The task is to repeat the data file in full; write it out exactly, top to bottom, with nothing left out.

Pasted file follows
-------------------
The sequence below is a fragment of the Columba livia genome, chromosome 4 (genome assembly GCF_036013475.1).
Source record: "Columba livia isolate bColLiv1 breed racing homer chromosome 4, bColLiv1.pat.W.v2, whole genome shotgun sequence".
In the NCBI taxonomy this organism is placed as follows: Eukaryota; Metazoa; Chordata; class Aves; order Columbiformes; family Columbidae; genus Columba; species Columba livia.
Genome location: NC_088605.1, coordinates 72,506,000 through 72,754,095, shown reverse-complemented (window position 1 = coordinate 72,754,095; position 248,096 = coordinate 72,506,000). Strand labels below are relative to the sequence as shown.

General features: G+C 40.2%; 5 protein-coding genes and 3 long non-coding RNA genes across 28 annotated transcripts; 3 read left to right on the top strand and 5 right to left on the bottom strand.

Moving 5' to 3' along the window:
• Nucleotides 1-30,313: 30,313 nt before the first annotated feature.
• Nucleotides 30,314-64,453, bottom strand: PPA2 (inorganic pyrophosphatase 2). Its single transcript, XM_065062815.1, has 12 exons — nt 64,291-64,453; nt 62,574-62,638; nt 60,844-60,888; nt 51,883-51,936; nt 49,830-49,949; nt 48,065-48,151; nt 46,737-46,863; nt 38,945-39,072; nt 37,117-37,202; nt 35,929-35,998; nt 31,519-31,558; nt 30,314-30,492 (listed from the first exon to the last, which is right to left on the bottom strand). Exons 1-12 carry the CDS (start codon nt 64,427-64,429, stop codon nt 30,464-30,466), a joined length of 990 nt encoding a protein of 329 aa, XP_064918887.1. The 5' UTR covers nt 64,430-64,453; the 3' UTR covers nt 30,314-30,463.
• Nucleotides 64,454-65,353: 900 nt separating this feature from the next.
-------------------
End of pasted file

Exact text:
The sequence below is a fragment of the Columba livia genome, chromosome 4 (genome assembly GCF_036013475.1).
Source record: "Columba livia isolate bColLiv1 breed racing homer chromosome 4, bColLiv1.pat.W.v2, whole genome shotgun sequence".
In the NCBI taxonomy this organism is placed as follows: Eukaryota; Metazoa; Chordata; class Aves; order Columbiformes; family Columbidae; genus Columba; species Columba livia.
Genome location: NC_088605.1, coordinates 72,506,000 through 72,754,095, shown reverse-complemented (window position 1 = coordinate 72,754,095; position 248,096 = coordinate 72,506,000). Strand labels below are relative to the sequence as shown.

General features: G+C 40.2%; 5 protein-coding genes and 3 long non-coding RNA genes across 28 annotated transcripts; 3 read left to right on the top strand and 5 right to left on the bottom strand.

Moving 5' to 3' along the window:
• Nucleotides 1-30,313: 30,313 nt before the first annotated feature.
• Nucleotides 30,314-64,453, bottom strand: PPA2 (inorganic pyrophosphatase 2). Its single transcript, XM_065062815.1, has 12 exons — nt 64,291-64,453; nt 62,574-62,638; nt 60,844-60,888; nt 51,883-51,936; nt 49,830-49,949; nt 48,065-48,151; nt 46,737-46,863; nt 38,945-39,072; nt 37,117-37,202; nt 35,929-35,998; nt 31,519-31,558; nt 30,314-30,492 (listed from the first exon to the last, which is right to left on the bottom strand). Exons 1-12 carry the CDS (start codon nt 64,427-64,429, stop codon nt 30,464-30,466), a joined length of 990 nt encoding a protein of 329 aa, XP_064918887.1. The 5' UTR covers nt 64,430-64,453; the 3' UTR covers nt 30,314-30,463.
• Nucleotides 64,454-65,353: 900 nt separating this feature from the next.